Peter/Toney II: Somewhere Over The Rainbow Room
Boxing press conferences, like boxing promoters, come in all shapes and sizes. They’re sometimes S, M, L, XL and even XXL in size, but Tuesday’s Don King press conference in the Pegasus Suite of the Rainbow Room on the 64th floor of Rockefeller Center was a one size fits all affair.
The ostensible reason for yesterday’s presser was to announce the Jan. 6 rematch at the Seminole Hard Rock Hotel & Casino in Hollywood, Fla. between heavyweights Samuel “The Nigerian Nightmare” Peter (27-1, 22 KOs) and James “Light’s Out” Toney (69-5-3 43 KOs) for WBC bragging rights and an eventual possible shot at Oleg Maskev’s crown, but after an extremely long afternoon (three hours) of self-adulation, mangled facts and barely comprehensible doublespeak, one couldn’t help but conclude that the press conference was less about Peter/Toney II than it was about Don King himself.
Tuesday’s presser was in a room with a view and a room fit for a King, but it began not with a bang but with a whimper. A tasty repast of steak, chicken, fish, veggies, salad and sugary meth-like desserts was served buffet style at 11:30. There was enough time, half an hour was allotted for the meal, to scarf down those goodies with time to spare for the commencement of hostilities at noon, but there was one small problem: Don King, one of America’s busiest men, is always running late, so the press conference began at about 1:00, by which time many of the assembled press were contemplating their afternoon naps instead of the goings-on behind the podium.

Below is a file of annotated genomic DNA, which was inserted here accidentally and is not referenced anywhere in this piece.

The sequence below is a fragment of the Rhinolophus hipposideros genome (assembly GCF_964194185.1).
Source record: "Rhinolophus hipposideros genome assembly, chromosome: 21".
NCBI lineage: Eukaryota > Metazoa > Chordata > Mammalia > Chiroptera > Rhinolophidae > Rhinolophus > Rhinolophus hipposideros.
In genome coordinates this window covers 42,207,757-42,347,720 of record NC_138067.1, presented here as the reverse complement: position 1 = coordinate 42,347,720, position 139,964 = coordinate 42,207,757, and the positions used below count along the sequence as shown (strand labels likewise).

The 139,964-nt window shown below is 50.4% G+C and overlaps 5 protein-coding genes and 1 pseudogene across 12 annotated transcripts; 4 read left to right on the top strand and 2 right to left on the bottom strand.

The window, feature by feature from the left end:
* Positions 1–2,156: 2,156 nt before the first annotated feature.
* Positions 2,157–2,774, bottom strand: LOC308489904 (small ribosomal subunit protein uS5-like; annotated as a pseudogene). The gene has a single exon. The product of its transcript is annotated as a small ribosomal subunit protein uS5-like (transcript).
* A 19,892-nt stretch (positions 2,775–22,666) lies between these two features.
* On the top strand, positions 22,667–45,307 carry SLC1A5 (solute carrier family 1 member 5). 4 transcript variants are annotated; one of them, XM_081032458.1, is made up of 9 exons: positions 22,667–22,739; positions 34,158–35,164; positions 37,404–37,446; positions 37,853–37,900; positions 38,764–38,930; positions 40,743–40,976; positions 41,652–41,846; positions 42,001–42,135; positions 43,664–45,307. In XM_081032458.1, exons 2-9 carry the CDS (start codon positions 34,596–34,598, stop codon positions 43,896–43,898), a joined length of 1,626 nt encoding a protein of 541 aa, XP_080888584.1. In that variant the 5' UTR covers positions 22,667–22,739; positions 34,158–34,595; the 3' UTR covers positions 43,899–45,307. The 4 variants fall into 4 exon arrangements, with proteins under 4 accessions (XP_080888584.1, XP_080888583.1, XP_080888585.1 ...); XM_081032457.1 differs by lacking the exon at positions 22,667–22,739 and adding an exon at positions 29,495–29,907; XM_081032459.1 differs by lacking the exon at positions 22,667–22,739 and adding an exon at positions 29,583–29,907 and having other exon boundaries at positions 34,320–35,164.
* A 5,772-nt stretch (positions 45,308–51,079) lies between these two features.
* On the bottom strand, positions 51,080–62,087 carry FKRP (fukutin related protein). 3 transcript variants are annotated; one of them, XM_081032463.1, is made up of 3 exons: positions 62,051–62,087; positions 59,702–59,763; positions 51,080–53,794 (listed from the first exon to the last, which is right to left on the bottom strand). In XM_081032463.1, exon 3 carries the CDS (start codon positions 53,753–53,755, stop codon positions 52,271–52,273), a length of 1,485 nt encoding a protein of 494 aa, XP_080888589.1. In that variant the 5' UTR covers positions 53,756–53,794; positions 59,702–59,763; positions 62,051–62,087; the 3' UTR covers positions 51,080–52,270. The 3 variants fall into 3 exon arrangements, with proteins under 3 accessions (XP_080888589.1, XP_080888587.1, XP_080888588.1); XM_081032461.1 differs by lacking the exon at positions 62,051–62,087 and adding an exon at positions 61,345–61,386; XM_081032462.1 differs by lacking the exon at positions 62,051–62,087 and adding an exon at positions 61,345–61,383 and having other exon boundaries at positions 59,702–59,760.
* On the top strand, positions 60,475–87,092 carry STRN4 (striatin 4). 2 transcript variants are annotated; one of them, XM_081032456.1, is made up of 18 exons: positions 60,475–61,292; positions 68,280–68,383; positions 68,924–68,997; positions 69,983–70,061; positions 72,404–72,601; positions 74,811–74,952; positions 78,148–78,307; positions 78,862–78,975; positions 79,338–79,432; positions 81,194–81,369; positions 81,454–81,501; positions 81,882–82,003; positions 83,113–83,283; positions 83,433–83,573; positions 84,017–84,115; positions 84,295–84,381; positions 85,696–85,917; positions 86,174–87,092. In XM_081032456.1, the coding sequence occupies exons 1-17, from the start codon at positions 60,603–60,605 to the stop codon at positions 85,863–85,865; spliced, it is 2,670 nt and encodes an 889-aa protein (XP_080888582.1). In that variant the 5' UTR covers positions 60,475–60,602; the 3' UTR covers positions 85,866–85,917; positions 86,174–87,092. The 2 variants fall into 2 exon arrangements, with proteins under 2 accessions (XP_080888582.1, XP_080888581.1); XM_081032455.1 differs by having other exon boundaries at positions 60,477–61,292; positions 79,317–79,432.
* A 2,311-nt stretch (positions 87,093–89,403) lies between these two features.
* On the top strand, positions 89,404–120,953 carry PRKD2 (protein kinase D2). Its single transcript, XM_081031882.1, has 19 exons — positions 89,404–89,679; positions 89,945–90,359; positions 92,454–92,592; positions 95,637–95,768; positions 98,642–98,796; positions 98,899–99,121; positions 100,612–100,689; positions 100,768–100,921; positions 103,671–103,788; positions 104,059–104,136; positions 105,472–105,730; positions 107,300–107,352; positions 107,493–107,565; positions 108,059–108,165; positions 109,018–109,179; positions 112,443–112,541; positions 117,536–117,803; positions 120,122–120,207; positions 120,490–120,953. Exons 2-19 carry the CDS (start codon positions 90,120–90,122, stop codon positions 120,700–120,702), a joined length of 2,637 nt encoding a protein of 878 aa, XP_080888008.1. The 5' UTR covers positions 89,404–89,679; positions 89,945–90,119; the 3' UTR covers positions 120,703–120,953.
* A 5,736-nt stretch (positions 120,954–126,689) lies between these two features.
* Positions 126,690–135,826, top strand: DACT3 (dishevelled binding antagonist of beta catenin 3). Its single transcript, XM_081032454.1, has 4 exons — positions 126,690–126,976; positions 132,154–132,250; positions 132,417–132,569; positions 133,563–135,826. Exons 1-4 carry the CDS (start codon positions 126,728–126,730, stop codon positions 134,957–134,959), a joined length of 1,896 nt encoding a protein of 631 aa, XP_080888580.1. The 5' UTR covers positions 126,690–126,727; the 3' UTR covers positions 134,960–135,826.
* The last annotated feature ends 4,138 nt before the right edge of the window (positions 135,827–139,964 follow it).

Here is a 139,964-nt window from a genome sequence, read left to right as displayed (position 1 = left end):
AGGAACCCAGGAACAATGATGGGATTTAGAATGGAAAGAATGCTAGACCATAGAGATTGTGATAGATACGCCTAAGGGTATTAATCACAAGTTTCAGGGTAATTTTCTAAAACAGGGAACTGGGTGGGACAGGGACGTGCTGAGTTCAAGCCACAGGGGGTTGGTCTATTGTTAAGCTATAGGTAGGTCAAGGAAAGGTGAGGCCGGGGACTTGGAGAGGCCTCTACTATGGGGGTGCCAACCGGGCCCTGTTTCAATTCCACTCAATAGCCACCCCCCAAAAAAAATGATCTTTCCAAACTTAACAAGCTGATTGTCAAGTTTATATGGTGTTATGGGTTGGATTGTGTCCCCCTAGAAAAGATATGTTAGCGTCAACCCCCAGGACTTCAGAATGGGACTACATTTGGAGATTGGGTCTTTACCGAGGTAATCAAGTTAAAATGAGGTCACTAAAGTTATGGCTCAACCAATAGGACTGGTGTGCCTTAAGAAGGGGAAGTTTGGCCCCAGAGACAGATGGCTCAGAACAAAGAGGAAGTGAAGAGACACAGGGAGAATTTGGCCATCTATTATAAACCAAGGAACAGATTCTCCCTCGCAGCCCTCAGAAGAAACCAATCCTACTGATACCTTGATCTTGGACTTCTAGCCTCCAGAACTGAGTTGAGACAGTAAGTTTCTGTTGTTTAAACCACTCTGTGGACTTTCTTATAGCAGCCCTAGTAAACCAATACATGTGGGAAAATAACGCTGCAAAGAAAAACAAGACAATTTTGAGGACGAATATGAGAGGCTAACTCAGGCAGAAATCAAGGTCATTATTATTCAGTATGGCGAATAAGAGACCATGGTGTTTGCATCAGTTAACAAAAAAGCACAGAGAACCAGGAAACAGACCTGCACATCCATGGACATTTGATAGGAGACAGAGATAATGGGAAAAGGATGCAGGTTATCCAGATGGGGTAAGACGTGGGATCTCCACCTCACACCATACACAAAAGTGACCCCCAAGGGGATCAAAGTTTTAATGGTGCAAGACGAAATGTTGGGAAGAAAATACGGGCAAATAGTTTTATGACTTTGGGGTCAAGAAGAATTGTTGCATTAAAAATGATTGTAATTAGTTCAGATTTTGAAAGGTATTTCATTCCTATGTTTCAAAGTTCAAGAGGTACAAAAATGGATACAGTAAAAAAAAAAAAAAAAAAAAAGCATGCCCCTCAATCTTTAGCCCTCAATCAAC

But there was to be no sleeping on the job, not that sleep was possible with the video-heavy production DK brought to NYC for our delectation. Instead, those in the Rainbow Room hoping to find a pot of gold at the end of the rainbow found King, Dino and Lou Duva, Jose Rivera and his trainer John Scully, “Connecticut Yankee” Travis Simms, James Toney’s promoter Dan Goossen and advisor John Arthur, Sam Peter’s manager Ivaylo Gotzev, and of course the two main eventers on the dais, and got to partake in what amounted to a celebration of Don King and his illustrious three decade-plus run in the sweet science.
In the middle of a short, all things being relative, introduction, where King expounded on patriotism and his view of American history as seen through the eyes of his Casino hosts the Seminole Indians, the maestro’s cell phone rang to bring a halt to the proceedings. Don pulled the cell from his pocket and told us, “It’s the President calling. Sorry.” Everyone laughed uproariously, even though King has used those exact same words, if not the exact same cell phone, many times in the past. (Rumors of DKP’s Alan Hopper calling from another room have yet to be proven.) Then the promoter, with the eyes and ears of the world, well, with the eyes and ears of the boxing world, upon him, snapped open his phone and said, “I’ll have to call you back Mr. President,” whereupon he snapped shut the phone and on went the show.